The economic and social fallout of Germany’s defeat in World War I led to rising prices, and the most dramatic stage of inflation was reached between January and November 1923. This was fueled by the French occupation of the Ruhr Valley, Germany’s industrial heartland, as compensation for delinquent reparation payments. The German government supported a subsequent general strike across the occupied Ruhr Valley, paid for by printing ever more Reichsmark.

One yardstick to gauge what consequences the 1923 hyperinflation had on people’s sentiments towards the Weimar Republic is the election results between 1919 and 1933. The graph below shows the share of seats held by far-left and far-right parties in the German parliament, the Reichstag. As seats in parliament were allocated based on a system of proportional representation, the changes accurately reflect voter sentiment.

 

 

The election in May 1924, the first after the hyperinflation ended, indeed saw anti-democratic parties gain ground, compared to 1920. This trend was almost immediately reversed in the December 1924 election though. It is also striking that the communist KPD seemed to gain disproportionately, compared to the far-right NSDAP and DNVP parties.

At first glance, the changes in industrial output, which showed a steep drop around 1923, and unemployment, which spiked in 1923, are in line with a narrative of voters opting for radical parties in times of economic hardship. However, the effect of hyperinflation on Germany’s production lasted only briefly, with production having recovered by late 1924. In addition, the 1923 hyperinflation did not lead to a lasting radicalization of voters. The 1928 election for instance saw a marked decline in support for radical parties; and the years from 1924 to 1928 are in fact referred to as “The Golden Twenties” in Germany.

Conversely, radical parties clearly increased their vote-share after 1928. This coincides with the Great Depression and years of austerity in Germany. Chancellor Heinrich Brüning implemented increasingly harsh spending cuts and tax hikes. Voters became radicalized, with the most destitute flocking to the communist KPD while the Nazis predominantly hoovered up votes in the middle- and lower-middle class fed up from increasing taxes and worsening public services. Far-right parties thereby gained more votes during the Great Depression in comparison to the far-left, a stark contrast with the aftermath of the 1923 hyperinflation. Another notable feature of this period was that the German central bank engaged in monetary restraint, sticking to the gold standard longer than the United States or Britain at that time. The German central bank effectively “overcompensated” for its previous loose monetary policy and the resulting hyperinflation. Fiscal austerity was exacerbated with high interest rates that stymied consumption and investments even further, fueling the surge in unemployment.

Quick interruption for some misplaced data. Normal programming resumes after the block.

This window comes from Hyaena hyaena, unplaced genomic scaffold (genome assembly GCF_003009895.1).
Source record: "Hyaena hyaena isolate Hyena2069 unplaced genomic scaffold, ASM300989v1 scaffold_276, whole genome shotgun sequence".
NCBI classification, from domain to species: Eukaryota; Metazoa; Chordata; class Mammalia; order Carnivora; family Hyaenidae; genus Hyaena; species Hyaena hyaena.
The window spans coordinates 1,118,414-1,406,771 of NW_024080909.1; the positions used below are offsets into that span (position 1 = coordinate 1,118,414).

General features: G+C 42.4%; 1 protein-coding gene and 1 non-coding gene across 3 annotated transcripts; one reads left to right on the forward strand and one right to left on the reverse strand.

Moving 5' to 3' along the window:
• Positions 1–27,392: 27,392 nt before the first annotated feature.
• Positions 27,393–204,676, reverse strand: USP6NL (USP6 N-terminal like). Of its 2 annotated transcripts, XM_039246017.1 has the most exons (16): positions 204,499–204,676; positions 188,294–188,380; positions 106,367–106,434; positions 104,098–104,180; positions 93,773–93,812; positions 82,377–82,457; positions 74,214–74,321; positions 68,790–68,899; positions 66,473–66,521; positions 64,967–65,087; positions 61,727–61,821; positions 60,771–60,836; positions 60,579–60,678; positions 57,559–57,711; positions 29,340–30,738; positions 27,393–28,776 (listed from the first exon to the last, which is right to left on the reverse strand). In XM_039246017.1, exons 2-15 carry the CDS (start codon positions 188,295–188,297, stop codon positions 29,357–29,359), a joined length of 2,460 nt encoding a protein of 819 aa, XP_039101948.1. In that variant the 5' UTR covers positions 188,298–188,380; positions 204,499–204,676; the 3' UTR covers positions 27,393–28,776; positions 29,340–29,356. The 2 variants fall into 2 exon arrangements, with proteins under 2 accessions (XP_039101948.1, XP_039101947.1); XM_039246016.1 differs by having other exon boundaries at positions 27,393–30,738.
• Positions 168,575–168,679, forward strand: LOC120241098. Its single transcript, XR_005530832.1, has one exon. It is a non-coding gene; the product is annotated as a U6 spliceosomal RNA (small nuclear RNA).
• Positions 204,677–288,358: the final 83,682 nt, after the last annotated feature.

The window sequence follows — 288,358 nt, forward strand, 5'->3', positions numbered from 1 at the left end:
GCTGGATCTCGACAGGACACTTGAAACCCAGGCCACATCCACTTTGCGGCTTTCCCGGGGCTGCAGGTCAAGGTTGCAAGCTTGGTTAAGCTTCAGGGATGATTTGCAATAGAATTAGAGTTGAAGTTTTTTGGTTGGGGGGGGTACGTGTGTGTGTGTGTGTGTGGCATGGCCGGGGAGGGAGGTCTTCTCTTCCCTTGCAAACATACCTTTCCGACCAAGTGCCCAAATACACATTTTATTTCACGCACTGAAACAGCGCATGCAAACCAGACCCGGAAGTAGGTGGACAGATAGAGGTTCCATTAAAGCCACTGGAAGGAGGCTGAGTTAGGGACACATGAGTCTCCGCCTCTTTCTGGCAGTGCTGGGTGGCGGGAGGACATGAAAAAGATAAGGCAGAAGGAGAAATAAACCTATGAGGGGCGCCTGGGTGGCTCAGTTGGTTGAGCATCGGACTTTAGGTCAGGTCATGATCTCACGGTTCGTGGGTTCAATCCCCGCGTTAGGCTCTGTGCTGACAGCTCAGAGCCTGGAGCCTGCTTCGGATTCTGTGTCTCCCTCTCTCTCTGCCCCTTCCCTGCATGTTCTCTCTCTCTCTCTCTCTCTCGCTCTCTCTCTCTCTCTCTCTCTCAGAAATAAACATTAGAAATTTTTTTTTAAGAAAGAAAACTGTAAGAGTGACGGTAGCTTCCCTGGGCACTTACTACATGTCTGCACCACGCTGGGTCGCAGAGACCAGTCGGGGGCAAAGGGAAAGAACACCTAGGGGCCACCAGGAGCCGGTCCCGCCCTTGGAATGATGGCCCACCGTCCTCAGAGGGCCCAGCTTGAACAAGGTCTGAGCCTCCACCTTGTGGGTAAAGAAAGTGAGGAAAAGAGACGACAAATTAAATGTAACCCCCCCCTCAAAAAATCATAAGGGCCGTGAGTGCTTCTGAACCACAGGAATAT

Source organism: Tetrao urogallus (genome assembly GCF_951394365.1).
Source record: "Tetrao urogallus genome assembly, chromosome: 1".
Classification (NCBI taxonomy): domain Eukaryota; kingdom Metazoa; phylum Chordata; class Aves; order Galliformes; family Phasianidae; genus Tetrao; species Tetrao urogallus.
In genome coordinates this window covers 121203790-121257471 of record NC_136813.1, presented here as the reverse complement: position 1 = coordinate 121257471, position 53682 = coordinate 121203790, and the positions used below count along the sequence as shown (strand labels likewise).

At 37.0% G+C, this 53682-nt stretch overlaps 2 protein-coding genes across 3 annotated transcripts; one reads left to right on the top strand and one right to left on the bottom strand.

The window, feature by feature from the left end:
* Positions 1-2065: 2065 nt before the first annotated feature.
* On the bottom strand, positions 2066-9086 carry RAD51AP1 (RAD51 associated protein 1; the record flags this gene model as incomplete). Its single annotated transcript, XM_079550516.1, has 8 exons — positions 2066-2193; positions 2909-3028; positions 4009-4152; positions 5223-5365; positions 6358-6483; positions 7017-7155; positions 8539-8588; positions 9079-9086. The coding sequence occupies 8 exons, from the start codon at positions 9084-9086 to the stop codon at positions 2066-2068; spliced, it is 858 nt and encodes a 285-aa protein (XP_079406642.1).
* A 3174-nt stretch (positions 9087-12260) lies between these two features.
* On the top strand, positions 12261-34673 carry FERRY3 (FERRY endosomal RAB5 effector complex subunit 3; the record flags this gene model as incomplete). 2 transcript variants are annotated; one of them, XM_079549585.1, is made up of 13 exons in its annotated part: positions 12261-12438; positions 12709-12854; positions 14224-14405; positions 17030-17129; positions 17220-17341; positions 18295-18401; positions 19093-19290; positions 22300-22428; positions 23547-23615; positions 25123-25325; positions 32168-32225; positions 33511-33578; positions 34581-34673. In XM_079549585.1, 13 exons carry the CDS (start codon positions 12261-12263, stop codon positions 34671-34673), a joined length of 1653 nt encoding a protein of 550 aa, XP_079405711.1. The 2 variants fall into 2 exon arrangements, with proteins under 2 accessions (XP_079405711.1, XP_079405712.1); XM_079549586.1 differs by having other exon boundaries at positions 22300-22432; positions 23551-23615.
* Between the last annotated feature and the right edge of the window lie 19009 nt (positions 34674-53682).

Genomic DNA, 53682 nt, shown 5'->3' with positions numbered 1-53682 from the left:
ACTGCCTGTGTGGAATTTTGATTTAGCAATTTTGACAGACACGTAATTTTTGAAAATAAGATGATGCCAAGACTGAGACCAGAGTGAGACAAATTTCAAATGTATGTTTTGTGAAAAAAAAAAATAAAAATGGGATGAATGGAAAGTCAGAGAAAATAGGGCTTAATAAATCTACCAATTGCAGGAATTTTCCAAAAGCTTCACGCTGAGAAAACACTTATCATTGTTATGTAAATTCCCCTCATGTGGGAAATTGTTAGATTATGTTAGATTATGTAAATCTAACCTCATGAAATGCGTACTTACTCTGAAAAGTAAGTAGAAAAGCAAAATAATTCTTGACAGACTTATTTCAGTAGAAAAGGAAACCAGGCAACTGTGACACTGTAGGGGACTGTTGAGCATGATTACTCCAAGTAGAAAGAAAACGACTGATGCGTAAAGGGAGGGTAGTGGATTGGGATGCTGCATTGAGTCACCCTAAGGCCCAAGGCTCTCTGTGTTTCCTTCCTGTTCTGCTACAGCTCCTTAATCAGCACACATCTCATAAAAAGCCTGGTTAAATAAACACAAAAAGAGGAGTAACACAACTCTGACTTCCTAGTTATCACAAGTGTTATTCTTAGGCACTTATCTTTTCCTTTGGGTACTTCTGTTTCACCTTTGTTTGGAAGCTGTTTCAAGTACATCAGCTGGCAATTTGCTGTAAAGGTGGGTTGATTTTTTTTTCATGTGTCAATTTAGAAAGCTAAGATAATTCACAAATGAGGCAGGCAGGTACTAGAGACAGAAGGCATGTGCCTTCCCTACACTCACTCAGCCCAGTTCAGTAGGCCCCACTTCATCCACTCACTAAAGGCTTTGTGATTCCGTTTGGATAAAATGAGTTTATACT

Admittedly, a plethora of factors, including non-economic factors, influence voting decisions, so it is prudent to not assume causality based on these observations, even if some studies indicate that. It is however at least doubtful to see inflation as culprit for the Weimar Republic’s downfall.

Looking at the dying years of the Weimar Republic, there are some parallels to the Euro crisis: During a decade of austerity and structural reforms, Greece experienced stagnant growth and steadily rising debt levels. Similarly, Italy’s government debt has reached gargantuan levels, making the country “too big to save” when push comes to shove. As Italy seems to be disproportionally affected by the COVID-19 outbreak, the Eurozone may be headed for another existential crisis.

When considering the actions of the ECB in the years to come, supporters of monetary restraint should be reminded of the saying that insanity is doing the same thing over and over again, expecting different results. It is high time for Germany to review its own history with both inflation and deflation and heed these lessons in future crises of the Eurozone.

 

 

Thomas Hocks is a financial service professional with several years of experience as management consultant in the U.S. and Middle East. Having studied Business and Law in Germany and China, as well as Public Policy at the Harvard Kennedy School, Thomas is interested in the intersection of the public and private sectors.

 

 

Edited by: Daniel Remler

Photo by: Markus Spiske